White House Falls for Email Prank

It's no secret that the White House has been in a state of disarray for the past six months. News articles have rolled out like clockwork, giving the public a sneak peek into the administration's difficulties stopping leaks, cooperating with political allies and stymieing accusations of Russian collusion.

However, more than a few of disparaging articles have focused on White House cybersecurity. Examples include former press secretary Sean Spicer possibly revealing his password over Twitter and Gizmodo's phony Google Drive phishing scam. This time it appears several White House officials have fallen for a U.K.-based email prank.

Below we will examine the prank, the risk bogus emails pose to organizations of all sizes and what you can do to protect your business from similar hiccups. For all the latest analysis on cybersecurity news, check out CyberPolicy.

Original Prankster
The email started off pretty innocently: "Tom, we are arranging a bit of a soiree towards the end of August. It would be great if you could make it, I promise food of at least comparable [sic] quality to that which we ate in Iraq. Should be a great evening."

Homeland Security Adviser Tom Bossert replied to the email he believed to have been sent by Jared Kushner. "Thanks, Jared. With a promise like that, I can't refuse. Also, if you ever need it, my personal email is [redacted]."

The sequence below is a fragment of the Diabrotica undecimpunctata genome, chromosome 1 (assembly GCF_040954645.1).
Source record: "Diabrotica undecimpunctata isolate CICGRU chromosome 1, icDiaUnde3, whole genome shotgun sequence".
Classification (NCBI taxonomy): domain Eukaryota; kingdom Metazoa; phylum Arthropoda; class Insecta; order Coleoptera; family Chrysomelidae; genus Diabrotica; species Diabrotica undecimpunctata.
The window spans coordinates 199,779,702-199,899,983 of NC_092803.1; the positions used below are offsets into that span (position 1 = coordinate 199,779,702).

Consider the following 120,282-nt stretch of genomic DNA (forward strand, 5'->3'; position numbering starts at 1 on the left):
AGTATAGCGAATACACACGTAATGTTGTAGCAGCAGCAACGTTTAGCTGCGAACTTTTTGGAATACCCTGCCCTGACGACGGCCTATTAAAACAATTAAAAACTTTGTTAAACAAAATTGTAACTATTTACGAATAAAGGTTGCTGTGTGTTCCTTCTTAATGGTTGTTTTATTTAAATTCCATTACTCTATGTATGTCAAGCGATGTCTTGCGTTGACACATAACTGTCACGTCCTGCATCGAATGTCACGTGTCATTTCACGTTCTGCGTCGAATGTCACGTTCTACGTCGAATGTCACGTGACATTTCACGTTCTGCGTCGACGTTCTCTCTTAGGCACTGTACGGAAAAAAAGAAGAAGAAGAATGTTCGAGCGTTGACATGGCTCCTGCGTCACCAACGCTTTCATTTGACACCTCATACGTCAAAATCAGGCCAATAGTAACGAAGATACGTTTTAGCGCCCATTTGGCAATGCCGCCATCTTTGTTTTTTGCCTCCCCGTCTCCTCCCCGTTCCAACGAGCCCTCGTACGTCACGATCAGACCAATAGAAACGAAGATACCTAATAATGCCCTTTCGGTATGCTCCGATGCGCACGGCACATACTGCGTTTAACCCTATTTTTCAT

But in reality, the sender wasn't Kushner but instead an email prankster who sent the results of his test to CNN. "I try and keep it on the humorous side of things," the email prankster told CNN. "I'm not trying to get the keys to the vault or anything like that."

This slip up is rather embarrassing, especially for the man in charge of cybersecurity. Or it would be if he was the only victim. Others included ex-White House Communications Director Anthony Scaramucci, ex-White House Chief of Staff Reince Priebus, Ambassador to Russia-designate Jon Huntsman Jr., Donald Trump Jr. and Eric Trump.

However, Eric Trump was the first person to catch on to the scam replying: "I have sent this to law enforcement who will handle from here."

The prankster and self-described "lazy anarchist" @SINON_REBORN says he never heard from law enforcement. He is also known for similar scams to Goldman Sachs and Citigroup.

But then again, this kind of thing isn't uncommon. Business leaders and employees fall for social engineering and spear phishing scams all the time. That's why it is still a favorite attack for hackers everywhere.

If you want to avoid falling for a similar scam follow these tips:

-Train your employees to identify suspicious communications.

-Avoid opening unfamiliar emails, attachments, links and downloads.

-Keep software and antivirus programs up to date.

-Follow up with contacts in person or over the phone if you aren't sure about the legitimacy of a communication.

And finally, invest in a robust cyber insurance policy. While this email scam was little more than a prank or a publicity stunt, it could have been much worse. Do the smart thing and protect yourself from hackers and data breach today by visiting CyberPolicy!

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